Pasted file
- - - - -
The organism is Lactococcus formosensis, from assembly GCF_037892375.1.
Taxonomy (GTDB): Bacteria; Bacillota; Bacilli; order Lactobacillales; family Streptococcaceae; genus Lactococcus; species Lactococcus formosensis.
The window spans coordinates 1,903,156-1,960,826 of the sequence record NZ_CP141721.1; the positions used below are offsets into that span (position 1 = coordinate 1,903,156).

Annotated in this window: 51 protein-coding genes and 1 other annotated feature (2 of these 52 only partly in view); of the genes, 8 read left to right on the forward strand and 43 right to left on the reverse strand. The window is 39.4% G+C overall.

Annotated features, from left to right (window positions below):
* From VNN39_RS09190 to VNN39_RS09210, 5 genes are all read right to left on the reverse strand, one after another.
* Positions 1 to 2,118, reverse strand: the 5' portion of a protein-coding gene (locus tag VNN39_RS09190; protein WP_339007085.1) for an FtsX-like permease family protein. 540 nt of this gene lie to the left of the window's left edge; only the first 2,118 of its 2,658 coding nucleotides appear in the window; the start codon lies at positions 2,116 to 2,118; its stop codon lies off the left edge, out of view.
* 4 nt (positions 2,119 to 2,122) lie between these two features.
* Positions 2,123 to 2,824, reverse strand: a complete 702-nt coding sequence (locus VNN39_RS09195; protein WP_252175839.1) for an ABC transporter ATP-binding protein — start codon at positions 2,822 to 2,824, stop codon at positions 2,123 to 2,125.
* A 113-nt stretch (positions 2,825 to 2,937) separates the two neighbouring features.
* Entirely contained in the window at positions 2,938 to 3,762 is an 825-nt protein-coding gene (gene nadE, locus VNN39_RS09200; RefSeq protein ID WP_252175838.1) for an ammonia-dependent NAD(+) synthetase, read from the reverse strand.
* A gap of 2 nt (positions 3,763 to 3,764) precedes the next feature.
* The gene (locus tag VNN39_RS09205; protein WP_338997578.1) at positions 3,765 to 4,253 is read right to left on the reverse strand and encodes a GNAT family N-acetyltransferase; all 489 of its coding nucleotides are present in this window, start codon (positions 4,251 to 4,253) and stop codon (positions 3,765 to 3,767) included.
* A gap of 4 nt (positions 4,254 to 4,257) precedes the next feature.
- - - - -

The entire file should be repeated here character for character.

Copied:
The organism is Lactococcus formosensis, from assembly GCF_037892375.1.
Taxonomy (GTDB): Bacteria; Bacillota; Bacilli; order Lactobacillales; family Streptococcaceae; genus Lactococcus; species Lactococcus formosensis.
The window spans coordinates 1,903,156-1,960,826 of the sequence record NZ_CP141721.1; the positions used below are offsets into that span (position 1 = coordinate 1,903,156).

Annotated in this window: 51 protein-coding genes and 1 other annotated feature (2 of these 52 only partly in view); of the genes, 8 read left to right on the forward strand and 43 right to left on the reverse strand. The window is 39.4% G+C overall.

Annotated features, from left to right (window positions below):
* From VNN39_RS09190 to VNN39_RS09210, 5 genes are all read right to left on the reverse strand, one after another.
* Positions 1 to 2,118, reverse strand: the 5' portion of a protein-coding gene (locus tag VNN39_RS09190; protein WP_339007085.1) for an FtsX-like permease family protein. 540 nt of this gene lie to the left of the window's left edge; only the first 2,118 of its 2,658 coding nucleotides appear in the window; the start codon lies at positions 2,116 to 2,118; its stop codon lies off the left edge, out of view.
* 4 nt (positions 2,119 to 2,122) lie between these two features.
* Positions 2,123 to 2,824, reverse strand: a complete 702-nt coding sequence (locus VNN39_RS09195; protein WP_252175839.1) for an ABC transporter ATP-binding protein — start codon at positions 2,822 to 2,824, stop codon at positions 2,123 to 2,125.
* A 113-nt stretch (positions 2,825 to 2,937) separates the two neighbouring features.
* Entirely contained in the window at positions 2,938 to 3,762 is an 825-nt protein-coding gene (gene nadE, locus VNN39_RS09200; RefSeq protein ID WP_252175838.1) for an ammonia-dependent NAD(+) synthetase, read from the reverse strand.
* A gap of 2 nt (positions 3,763 to 3,764) precedes the next feature.
* The gene (locus tag VNN39_RS09205; protein WP_338997578.1) at positions 3,765 to 4,253 is read right to left on the reverse strand and encodes a GNAT family N-acetyltransferase; all 489 of its coding nucleotides are present in this window, start codon (positions 4,251 to 4,253) and stop codon (positions 3,765 to 3,767) included.
* A gap of 4 nt (positions 4,254 to 4,257) precedes the next feature.